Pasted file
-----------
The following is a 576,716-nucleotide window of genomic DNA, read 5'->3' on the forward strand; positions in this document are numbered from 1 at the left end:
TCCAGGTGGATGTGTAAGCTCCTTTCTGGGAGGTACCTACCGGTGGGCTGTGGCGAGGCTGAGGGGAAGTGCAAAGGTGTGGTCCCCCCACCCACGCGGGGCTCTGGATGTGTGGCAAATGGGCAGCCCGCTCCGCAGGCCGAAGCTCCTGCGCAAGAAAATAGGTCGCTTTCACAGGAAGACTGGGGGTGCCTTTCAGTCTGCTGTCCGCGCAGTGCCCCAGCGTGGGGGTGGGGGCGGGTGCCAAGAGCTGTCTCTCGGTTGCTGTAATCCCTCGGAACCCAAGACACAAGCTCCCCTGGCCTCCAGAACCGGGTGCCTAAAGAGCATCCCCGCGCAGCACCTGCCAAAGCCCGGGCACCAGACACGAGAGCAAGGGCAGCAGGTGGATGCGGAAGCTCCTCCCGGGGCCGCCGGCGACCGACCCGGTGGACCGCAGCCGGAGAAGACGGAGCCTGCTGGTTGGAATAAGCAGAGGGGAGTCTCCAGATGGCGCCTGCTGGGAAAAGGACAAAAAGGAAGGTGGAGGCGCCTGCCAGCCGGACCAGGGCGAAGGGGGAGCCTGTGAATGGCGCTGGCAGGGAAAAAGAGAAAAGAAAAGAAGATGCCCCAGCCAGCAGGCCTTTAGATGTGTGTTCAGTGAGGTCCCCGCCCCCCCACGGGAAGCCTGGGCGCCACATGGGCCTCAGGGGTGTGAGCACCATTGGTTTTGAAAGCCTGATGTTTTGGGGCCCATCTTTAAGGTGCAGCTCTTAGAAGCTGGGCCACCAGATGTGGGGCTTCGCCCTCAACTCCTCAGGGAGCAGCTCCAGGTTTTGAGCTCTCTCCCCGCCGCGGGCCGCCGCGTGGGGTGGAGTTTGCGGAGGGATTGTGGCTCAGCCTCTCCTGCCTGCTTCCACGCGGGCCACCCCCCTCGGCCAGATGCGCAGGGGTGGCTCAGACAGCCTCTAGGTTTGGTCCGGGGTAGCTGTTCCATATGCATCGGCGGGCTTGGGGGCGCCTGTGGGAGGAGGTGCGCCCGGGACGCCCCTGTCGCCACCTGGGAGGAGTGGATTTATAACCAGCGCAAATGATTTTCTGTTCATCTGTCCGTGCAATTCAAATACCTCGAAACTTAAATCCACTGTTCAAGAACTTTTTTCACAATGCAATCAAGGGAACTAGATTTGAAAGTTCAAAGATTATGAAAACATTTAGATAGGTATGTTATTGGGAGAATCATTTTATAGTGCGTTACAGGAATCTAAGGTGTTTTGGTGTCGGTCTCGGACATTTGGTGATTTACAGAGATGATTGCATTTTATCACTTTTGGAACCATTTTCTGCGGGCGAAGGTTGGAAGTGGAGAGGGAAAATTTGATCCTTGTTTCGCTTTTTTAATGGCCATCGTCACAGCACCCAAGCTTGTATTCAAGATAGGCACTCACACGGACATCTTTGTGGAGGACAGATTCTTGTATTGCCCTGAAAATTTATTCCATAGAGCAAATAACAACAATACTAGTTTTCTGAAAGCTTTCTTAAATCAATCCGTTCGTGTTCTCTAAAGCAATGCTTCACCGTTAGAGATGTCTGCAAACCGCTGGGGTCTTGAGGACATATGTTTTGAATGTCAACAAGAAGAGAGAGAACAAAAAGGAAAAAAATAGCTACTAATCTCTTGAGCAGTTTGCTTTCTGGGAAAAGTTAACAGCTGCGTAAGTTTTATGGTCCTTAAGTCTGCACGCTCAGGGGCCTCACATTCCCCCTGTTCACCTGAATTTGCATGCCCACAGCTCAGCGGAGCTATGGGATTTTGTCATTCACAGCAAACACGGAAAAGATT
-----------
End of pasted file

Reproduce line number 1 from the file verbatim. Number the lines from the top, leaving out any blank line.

The following is a 576,716-nucleotide window of genomic DNA, read 5'->3' on the forward strand; positions in this document are numbered from 1 at the left end: